Wednesday, November 14, 2012

PhotoProject :: Stay at Home Eclipse

The total eclipse this morning saw a hoard of photographers heading for Cairns and Port Douglas. Although I would have liked to be with them I was committed to being in Melbourne, which only got a partial eclipse. However this was an opportunity to expand on the telescope image projection technique, I have used back during the Transit of Venus Project in June this year. The method involves using a conventional telescope to focus the image of the sun projected onto a screen behind it. It worked particularly well to capture the partial eclipse, see sequences of images above, which I’m sure would have gone undetected by most in Melbourne despite the cloudless conditions.

As anyone with a decent telescope will know the tricky part is finding the object you want to observe. Under any decent magnification, the sky is a huge place. This is made even trickier because you must never look at the sun directly at any time and especially not through a telescope, so using the small siting scope is out. Then I had a brilliant realization, a bit like in the movie “The Dish”" when they were trying to locate the tiny Apollo 11 in the vastness of space!! (I won’t spoil the plot if you haven’t seen the movie yet, it is worth it). Well I realized I just needed to orient the shadow of the telescope so the barrel just became a circle and was thus pointing directly at the sun. All too easy and no looking directly at the sun required! A few minor tweaks where still required to ensure the projected image of the moving sun stayed roughly on the screen.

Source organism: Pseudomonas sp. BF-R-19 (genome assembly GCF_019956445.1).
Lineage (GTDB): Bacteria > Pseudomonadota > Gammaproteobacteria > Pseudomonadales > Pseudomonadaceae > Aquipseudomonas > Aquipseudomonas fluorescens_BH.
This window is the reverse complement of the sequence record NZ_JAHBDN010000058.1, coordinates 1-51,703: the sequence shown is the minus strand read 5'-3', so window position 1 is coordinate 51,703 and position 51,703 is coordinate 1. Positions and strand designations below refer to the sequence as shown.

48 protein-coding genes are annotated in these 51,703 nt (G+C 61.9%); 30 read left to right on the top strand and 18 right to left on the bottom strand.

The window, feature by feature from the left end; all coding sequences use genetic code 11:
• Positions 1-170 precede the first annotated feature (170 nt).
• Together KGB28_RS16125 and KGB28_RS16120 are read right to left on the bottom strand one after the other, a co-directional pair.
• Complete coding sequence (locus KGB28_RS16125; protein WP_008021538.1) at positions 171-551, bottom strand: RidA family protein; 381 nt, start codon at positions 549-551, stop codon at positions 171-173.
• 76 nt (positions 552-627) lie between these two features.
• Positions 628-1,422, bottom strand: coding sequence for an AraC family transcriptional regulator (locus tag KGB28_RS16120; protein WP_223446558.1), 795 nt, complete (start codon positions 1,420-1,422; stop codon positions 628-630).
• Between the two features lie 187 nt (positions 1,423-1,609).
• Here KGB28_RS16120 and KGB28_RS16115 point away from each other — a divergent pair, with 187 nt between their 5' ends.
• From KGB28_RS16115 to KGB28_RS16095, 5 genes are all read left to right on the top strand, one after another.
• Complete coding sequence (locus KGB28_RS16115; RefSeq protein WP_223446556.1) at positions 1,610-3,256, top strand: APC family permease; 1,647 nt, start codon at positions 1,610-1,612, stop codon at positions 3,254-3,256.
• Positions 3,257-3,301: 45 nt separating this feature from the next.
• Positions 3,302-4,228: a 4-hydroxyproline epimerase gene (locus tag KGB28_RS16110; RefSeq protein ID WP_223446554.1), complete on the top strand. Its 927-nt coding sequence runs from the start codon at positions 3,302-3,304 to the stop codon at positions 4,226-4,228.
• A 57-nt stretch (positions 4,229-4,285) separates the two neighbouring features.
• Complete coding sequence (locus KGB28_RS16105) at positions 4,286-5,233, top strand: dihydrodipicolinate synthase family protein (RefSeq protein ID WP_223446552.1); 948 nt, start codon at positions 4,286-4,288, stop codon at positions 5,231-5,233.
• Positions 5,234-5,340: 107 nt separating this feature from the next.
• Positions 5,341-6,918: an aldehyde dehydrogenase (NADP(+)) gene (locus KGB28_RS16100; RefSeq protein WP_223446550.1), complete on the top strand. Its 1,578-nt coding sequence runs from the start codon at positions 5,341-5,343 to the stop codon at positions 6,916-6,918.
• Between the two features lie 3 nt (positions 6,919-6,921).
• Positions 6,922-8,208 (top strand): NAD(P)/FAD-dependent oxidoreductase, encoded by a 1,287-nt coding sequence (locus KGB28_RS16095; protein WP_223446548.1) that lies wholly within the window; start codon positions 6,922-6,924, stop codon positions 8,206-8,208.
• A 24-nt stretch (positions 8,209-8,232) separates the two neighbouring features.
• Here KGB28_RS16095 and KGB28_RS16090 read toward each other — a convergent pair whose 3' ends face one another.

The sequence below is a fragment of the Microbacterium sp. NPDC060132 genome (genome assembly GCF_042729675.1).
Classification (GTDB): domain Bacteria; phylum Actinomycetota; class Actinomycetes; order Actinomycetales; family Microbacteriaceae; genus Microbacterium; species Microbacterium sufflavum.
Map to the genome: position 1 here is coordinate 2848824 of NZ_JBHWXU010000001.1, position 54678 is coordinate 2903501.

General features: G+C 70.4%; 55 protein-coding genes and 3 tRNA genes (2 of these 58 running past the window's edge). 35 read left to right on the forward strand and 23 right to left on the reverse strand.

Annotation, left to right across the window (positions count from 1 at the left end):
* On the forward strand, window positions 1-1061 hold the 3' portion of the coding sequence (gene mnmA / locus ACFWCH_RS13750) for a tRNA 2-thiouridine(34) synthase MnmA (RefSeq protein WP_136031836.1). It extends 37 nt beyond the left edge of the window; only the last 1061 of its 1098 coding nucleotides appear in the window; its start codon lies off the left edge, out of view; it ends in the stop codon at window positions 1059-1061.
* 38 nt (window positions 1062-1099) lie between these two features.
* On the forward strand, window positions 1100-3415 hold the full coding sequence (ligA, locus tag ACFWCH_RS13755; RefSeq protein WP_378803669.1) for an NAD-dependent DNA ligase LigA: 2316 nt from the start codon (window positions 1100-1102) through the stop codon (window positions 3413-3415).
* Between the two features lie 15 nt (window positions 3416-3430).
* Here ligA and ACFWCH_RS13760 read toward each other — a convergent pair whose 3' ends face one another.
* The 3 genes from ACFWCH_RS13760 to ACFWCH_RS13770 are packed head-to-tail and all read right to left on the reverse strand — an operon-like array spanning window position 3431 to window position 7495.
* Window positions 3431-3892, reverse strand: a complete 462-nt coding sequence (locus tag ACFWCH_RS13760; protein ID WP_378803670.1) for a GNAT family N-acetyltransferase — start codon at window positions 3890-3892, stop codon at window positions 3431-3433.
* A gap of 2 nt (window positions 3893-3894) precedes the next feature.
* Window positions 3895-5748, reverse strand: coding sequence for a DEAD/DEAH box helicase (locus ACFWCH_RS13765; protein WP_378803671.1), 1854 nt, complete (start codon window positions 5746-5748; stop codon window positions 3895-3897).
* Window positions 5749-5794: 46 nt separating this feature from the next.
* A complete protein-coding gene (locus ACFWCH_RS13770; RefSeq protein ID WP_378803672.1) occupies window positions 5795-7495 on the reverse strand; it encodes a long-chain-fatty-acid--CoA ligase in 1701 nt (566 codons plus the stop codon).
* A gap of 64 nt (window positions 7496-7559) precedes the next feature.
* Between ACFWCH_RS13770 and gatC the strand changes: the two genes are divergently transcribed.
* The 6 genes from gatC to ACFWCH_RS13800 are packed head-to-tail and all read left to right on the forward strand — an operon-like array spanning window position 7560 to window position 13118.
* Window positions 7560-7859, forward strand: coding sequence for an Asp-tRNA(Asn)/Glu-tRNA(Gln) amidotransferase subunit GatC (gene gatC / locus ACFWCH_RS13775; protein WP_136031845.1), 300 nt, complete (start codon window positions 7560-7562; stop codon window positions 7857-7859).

No Photos!! Windows Live & Blogger no longer good friends

I was surprised to get this message when I tried to upload a blogger post I had prepared in windows live (as I often do), The error number 500 and description as an Internal server error didn't make a lot of sense and  I just found dead ends searching on Google & Bing but notice a few others have noted similar problems, particularly when loading pictures. So I tried uploading a windows live post with and without an image and clearly the error relates to loading images (mine are loaded via picasa web).

So does anyone have an explanation? Is it problems/changes in picasa web (ie google+ification of the place) or is something broken in windows live writter?

Using the blogger,com web tools to upload pictures is a viable work around for now. But....

Thursday, November 01, 2012